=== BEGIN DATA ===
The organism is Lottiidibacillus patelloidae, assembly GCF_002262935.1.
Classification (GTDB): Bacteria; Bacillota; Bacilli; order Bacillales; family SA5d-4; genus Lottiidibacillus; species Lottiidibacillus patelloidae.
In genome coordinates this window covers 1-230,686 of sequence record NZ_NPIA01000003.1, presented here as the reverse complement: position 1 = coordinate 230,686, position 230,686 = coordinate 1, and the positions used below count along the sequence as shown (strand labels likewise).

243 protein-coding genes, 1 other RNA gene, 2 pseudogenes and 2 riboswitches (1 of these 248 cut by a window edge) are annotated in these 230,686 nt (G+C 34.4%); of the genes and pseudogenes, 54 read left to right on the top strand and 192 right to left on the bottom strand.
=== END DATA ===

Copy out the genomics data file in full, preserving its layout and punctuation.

The organism is Lottiidibacillus patelloidae, assembly GCF_002262935.1.
Classification (GTDB): Bacteria; Bacillota; Bacilli; order Bacillales; family SA5d-4; genus Lottiidibacillus; species Lottiidibacillus patelloidae.
In genome coordinates this window covers 1-230,686 of sequence record NZ_NPIA01000003.1, presented here as the reverse complement: position 1 = coordinate 230,686, position 230,686 = coordinate 1, and the positions used below count along the sequence as shown (strand labels likewise).

243 protein-coding genes, 1 other RNA gene, 2 pseudogenes and 2 riboswitches (1 of these 248 cut by a window edge) are annotated in these 230,686 nt (G+C 34.4%); of the genes and pseudogenes, 54 read left to right on the top strand and 192 right to left on the bottom strand.